Francesco Reginato

Continental drift: Alfred Wegener

In 1912, German meteorologist Alfred Wegener hypothesised that all the continents were once part of a super-continent (Pangaea). Over millions of years, he said, the continents broke and drifted away from each other to form the land-masses we know today. Wegener cited similarities in land formations, flora and fauna as evidence of his claim, but other experts of the time rejected his views, stating that the oceanic crust was too firm for continents to move around. The fact that Wegener served Germany in World War I didn't endear him to American critics either. Wegener died in 1930, and it would take another three decades for continental drift to be accepted as plausible.

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FM radio: Edwin Armstrong

The invention of the regenerative circuit in 1914 by Edwin Armstrong was one giant leap for communications. Until then, static-filled AM radio was the norm. Then, Armstrong discovered a way to amplify sound and cut out static in radio waves. By altering the radio waves, Armstrong had discovered FM, or frequency modulation, radio. But the Radio Corporation of America (RCA) couldn't allow Armstrong to walk away with his new invention and all the glory it would attract. The RCA lobbied to get his FM frequency moved to a spectrum that would make it obsolete. He also got into a legal battle with RCA over unlicensed usage of FM technology. The crushing financial burden the lawsuit brought on forced Armstrong to eventually jump to his death in 1954.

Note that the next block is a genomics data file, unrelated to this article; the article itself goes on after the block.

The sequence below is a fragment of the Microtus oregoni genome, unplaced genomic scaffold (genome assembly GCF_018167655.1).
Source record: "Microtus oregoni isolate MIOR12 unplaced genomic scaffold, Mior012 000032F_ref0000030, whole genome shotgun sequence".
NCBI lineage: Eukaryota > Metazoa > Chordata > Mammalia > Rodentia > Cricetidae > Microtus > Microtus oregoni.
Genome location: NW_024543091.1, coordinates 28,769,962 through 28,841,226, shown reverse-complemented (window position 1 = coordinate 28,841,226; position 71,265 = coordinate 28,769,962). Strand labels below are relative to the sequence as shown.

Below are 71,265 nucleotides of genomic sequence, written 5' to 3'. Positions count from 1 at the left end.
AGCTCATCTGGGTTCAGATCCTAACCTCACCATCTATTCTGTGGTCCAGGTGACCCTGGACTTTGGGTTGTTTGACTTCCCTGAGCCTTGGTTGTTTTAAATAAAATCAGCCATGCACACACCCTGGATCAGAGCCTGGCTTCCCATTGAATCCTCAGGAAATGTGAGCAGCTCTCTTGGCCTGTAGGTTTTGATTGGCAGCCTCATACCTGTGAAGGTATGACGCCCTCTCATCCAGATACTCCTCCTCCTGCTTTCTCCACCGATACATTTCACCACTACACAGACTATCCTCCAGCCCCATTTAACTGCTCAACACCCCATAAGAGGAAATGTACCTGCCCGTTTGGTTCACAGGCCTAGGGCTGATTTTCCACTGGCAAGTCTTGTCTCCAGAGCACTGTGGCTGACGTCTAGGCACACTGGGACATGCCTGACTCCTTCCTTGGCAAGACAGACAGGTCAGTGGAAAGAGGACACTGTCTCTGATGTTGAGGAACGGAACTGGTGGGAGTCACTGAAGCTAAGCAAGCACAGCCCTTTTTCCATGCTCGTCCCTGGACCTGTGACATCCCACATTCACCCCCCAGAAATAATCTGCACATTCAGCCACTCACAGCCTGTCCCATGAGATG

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Modern rocketry: Robert Goddard